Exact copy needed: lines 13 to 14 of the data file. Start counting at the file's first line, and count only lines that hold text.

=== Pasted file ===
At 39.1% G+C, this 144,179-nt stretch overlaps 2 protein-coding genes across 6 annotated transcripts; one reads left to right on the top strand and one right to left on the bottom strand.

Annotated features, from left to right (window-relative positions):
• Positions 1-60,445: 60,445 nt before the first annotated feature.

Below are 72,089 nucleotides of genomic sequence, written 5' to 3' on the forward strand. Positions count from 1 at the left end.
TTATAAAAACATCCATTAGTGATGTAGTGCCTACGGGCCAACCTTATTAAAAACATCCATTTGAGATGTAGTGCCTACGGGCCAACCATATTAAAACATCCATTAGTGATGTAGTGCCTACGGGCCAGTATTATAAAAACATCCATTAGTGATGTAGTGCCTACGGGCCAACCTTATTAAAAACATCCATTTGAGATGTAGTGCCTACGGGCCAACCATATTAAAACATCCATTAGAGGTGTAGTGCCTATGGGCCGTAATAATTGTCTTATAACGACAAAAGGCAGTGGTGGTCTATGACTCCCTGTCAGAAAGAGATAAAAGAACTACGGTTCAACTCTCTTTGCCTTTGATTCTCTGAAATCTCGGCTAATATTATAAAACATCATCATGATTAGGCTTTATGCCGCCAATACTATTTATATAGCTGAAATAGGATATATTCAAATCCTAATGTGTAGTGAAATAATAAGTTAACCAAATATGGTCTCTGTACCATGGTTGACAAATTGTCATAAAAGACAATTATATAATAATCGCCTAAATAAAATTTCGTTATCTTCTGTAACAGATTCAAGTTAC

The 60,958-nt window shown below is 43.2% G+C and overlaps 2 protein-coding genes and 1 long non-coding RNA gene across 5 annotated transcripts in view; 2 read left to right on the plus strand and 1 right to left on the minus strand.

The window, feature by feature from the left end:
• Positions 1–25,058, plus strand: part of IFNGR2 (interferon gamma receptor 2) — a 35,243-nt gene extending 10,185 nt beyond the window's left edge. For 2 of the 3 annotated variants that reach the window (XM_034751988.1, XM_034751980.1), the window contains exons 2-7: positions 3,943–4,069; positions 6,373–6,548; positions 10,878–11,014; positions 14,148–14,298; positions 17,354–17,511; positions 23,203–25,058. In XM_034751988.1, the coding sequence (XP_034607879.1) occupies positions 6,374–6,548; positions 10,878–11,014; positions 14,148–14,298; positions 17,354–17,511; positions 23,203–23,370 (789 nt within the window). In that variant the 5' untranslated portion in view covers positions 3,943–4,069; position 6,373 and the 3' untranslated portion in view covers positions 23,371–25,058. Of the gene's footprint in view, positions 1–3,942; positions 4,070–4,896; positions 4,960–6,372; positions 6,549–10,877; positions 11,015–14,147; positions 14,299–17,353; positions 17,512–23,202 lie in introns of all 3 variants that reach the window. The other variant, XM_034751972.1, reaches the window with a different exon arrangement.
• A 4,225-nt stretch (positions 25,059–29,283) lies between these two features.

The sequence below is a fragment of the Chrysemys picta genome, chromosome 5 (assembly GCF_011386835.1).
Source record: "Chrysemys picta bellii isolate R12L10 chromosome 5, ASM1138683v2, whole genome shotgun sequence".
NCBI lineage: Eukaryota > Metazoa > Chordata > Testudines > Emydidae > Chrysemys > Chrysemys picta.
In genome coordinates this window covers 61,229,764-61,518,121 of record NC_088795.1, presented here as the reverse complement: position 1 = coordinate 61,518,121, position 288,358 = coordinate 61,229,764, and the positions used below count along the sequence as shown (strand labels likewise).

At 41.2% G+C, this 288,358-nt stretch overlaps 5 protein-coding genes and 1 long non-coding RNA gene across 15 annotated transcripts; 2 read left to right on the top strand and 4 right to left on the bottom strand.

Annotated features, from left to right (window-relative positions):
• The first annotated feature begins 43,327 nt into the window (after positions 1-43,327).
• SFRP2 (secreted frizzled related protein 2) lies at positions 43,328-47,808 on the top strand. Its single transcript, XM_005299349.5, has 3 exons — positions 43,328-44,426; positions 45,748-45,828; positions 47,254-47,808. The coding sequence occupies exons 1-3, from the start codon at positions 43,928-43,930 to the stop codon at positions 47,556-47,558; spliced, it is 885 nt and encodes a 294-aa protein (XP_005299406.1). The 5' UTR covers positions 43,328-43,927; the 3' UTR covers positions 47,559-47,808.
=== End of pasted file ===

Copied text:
In genome coordinates this window covers 61,229,764-61,518,121 of record NC_088795.1, presented here as the reverse complement: position 1 = coordinate 61,518,121, position 288,358 = coordinate 61,229,764, and the positions used below count along the sequence as shown (strand labels likewise).

At 41.2% G+C, this 288,358-nt stretch overlaps 5 protein-coding genes and 1 long non-coding RNA gene across 15 annotated transcripts; 2 read left to right on the top strand and 4 right to left on the bottom strand.